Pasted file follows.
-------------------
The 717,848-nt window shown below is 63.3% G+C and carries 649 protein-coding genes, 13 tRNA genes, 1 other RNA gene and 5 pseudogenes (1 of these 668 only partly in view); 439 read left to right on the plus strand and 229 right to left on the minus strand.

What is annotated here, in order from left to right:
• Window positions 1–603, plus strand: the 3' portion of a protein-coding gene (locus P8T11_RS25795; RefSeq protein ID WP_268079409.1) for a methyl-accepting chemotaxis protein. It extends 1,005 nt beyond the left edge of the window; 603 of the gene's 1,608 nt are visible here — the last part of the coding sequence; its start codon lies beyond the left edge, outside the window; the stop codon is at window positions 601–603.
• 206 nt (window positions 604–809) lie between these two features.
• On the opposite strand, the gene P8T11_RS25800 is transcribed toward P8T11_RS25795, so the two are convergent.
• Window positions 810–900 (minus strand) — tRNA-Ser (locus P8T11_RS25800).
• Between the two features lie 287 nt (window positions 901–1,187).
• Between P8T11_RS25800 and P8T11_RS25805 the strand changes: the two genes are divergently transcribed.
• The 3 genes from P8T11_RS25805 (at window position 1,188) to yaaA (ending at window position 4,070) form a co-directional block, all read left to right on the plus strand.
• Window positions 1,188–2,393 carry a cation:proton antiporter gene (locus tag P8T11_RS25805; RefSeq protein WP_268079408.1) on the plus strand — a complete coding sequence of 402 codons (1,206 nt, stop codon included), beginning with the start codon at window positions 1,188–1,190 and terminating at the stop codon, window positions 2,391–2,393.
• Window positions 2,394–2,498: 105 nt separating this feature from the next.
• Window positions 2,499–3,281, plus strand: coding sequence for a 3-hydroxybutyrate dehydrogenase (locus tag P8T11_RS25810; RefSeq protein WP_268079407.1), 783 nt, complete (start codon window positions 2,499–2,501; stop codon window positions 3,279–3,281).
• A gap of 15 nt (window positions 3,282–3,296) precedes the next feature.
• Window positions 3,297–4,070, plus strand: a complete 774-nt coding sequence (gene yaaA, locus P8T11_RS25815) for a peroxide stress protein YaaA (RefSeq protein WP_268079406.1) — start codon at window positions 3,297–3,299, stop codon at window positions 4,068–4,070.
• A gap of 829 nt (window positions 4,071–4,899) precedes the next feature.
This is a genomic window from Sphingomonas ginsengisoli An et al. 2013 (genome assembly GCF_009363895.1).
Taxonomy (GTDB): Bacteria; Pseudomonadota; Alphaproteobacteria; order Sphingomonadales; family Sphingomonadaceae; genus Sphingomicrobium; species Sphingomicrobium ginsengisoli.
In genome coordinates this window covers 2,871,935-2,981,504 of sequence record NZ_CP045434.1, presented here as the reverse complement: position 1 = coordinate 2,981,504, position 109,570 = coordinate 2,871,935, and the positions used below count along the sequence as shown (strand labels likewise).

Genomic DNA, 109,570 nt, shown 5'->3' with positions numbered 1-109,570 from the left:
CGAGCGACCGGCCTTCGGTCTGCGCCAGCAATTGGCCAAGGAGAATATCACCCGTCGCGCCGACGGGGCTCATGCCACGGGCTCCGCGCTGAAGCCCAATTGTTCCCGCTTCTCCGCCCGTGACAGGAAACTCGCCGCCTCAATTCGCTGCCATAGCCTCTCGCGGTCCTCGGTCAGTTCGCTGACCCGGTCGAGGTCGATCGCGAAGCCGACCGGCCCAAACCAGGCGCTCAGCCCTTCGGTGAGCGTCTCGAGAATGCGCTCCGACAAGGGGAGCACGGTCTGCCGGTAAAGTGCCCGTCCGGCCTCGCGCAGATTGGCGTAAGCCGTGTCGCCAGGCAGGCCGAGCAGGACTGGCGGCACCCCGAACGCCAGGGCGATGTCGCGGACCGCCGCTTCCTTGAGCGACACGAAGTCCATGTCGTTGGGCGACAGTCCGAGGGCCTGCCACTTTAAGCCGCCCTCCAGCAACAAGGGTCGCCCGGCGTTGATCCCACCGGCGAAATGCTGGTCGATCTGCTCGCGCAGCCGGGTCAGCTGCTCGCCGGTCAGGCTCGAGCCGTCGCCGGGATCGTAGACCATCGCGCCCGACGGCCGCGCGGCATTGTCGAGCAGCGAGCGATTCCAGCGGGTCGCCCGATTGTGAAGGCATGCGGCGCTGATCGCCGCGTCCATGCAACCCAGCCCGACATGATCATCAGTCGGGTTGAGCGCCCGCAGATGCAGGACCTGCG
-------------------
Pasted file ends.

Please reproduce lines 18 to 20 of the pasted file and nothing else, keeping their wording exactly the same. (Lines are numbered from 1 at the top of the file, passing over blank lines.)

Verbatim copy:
In genome coordinates this window covers 2,871,935-2,981,504 of sequence record NZ_CP045434.1, presented here as the reverse complement: position 1 = coordinate 2,981,504, position 109,570 = coordinate 2,871,935, and the positions used below count along the sequence as shown (strand labels likewise).

Genomic DNA, 109,570 nt, shown 5'->3' with positions numbered 1-109,570 from the left:
CGAGCGACCGGCCTTCGGTCTGCGCCAGCAATTGGCCAAGGAGAATATCACCCGTCGCGCCGACGGGGCTCATGCCACGGGCTCCGCGCTGAAGCCCAATTGTTCCCGCTTCTCCGCCCGTGACAGGAAACTCGCCGCCTCAATTCGCTGCCATAGCCTCTCGCGGTCCTCGGTCAGTTCGCTGACCCGGTCGAGGTCGATCGCGAAGCCGACCGGCCCAAACCAGGCGCTCAGCCCTTCGGTGAGCGTCTCGAGAATGCGCTCCGACAAGGGGAGCACGGTCTGCCGGTAAAGTGCCCGTCCGGCCTCGCGCAGATTGGCGTAAGCCGTGTCGCCAGGCAGGCCGAGCAGGACTGGCGGCACCCCGAACGCCAGGGCGATGTCGCGGACCGCCGCTTCCTTGAGCGACACGAAGTCCATGTCGTTGGGCGACAGTCCGAGGGCCTGCCACTTTAAGCCGCCCTCCAGCAACAAGGGTCGCCCGGCGTTGATCCCACCGGCGAAATGCTGGTCGATCTGCTCGCGCAGCCGGGTCAGCTGCTCGCCGGTCAGGCTCGAGCCGTCGCCGGGATCGTAGACCATCGCGCCCGACGGCCGCGCGGCATTGTCGAGCAGCGAGCGATTCCAGCGGGTCGCCCGATTGTGAAGGCATGCGGCGCTGATCGCCGCGTCCATGCAACCCAGCCCGACATGATCATCAGTCGGGTTGAGCGCCCGCAGATGCAGGACCTGCG